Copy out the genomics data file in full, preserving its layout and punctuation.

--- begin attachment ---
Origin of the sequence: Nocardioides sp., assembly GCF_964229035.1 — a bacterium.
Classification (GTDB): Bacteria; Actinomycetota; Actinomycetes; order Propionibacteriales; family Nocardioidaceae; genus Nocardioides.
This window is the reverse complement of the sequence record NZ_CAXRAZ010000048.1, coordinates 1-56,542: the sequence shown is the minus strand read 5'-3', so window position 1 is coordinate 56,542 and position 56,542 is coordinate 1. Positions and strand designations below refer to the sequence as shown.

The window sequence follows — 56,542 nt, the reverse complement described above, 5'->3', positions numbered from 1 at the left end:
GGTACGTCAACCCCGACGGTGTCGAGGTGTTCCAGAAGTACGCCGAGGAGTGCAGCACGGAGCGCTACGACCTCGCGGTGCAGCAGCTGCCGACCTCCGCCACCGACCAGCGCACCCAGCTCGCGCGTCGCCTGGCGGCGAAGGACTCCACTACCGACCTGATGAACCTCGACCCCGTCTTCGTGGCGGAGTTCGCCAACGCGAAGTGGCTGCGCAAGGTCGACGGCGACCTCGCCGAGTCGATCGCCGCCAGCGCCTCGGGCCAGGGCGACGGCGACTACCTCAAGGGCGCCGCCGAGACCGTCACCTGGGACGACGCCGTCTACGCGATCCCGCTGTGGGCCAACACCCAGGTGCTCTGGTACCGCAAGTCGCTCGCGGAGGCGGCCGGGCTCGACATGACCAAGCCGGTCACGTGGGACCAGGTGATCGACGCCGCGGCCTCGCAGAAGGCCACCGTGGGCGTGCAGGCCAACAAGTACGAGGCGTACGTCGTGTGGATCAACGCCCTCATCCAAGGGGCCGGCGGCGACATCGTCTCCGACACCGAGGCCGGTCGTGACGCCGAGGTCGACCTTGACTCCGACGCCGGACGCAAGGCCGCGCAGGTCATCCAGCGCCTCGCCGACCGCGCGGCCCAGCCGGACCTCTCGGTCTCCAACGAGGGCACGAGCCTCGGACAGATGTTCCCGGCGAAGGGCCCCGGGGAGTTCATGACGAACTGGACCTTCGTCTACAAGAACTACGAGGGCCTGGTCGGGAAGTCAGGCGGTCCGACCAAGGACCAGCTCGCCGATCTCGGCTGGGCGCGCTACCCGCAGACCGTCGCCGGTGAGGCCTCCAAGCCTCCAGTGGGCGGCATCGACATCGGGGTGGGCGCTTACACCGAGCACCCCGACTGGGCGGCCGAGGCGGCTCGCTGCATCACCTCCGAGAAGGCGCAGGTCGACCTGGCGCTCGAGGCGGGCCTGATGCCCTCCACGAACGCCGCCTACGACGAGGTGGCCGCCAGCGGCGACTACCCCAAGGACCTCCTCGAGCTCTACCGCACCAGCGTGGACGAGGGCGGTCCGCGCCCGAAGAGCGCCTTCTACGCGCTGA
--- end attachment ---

Origin of the sequence: Nocardioides sp., assembly GCF_964229035.1 — a bacterium.
Classification (GTDB): Bacteria; Actinomycetota; Actinomycetes; order Propionibacteriales; family Nocardioidaceae; genus Nocardioides.
This window is the reverse complement of the sequence record NZ_CAXRAZ010000048.1, coordinates 1-56,542: the sequence shown is the minus strand read 5'-3', so window position 1 is coordinate 56,542 and position 56,542 is coordinate 1. Positions and strand designations below refer to the sequence as shown.

The window sequence follows — 56,542 nt, the reverse complement described above, 5'->3', positions numbered from 1 at the left end:
GGTACGTCAACCCCGACGGTGTCGAGGTGTTCCAGAAGTACGCCGAGGAGTGCAGCACGGAGCGCTACGACCTCGCGGTGCAGCAGCTGCCGACCTCCGCCACCGACCAGCGCACCCAGCTCGCGCGTCGCCTGGCGGCGAAGGACTCCACTACCGACCTGATGAACCTCGACCCCGTCTTCGTGGCGGAGTTCGCCAACGCGAAGTGGCTGCGCAAGGTCGACGGCGACCTCGCCGAGTCGATCGCCGCCAGCGCCTCGGGCCAGGGCGACGGCGACTACCTCAAGGGCGCCGCCGAGACCGTCACCTGGGACGACGCCGTCTACGCGATCCCGCTGTGGGCCAACACCCAGGTGCTCTGGTACCGCAAGTCGCTCGCGGAGGCGGCCGGGCTCGACATGACCAAGCCGGTCACGTGGGACCAGGTGATCGACGCCGCGGCCTCGCAGAAGGCCACCGTGGGCGTGCAGGCCAACAAGTACGAGGCGTACGTCGTGTGGATCAACGCCCTCATCCAAGGGGCCGGCGGCGACATCGTCTCCGACACCGAGGCCGGTCGTGACGCCGAGGTCGACCTTGACTCCGACGCCGGACGCAAGGCCGCGCAGGTCATCCAGCGCCTCGCCGACCGCGCGGCCCAGCCGGACCTCTCGGTCTCCAACGAGGGCACGAGCCTCGGACAGATGTTCCCGGCGAAGGGCCCCGGGGAGTTCATGACGAACTGGACCTTCGTCTACAAGAACTACGAGGGCCTGGTCGGGAAGTCAGGCGGTCCGACCAAGGACCAGCTCGCCGATCTCGGCTGGGCGCGCTACCCGCAGACCGTCGCCGGTGAGGCCTCCAAGCCTCCAGTGGGCGGCATCGACATCGGGGTGGGCGCTTACACCGAGCACCCCGACTGGGCGGCCGAGGCGGCTCGCTGCATCACCTCCGAGAAGGCGCAGGTCGACCTGGCGCTCGAGGCGGGCCTGATGCCCTCCACGAACGCCGCCTACGACGAGGTGGCCGCCAGCGGCGACTACCCCAAGGACCTCCTCGAGCTCTACCGCACCAGCGTGGACGAGGGCGGTCCGCGCCCGAAGAGCGCCTTCTACGCGCTGA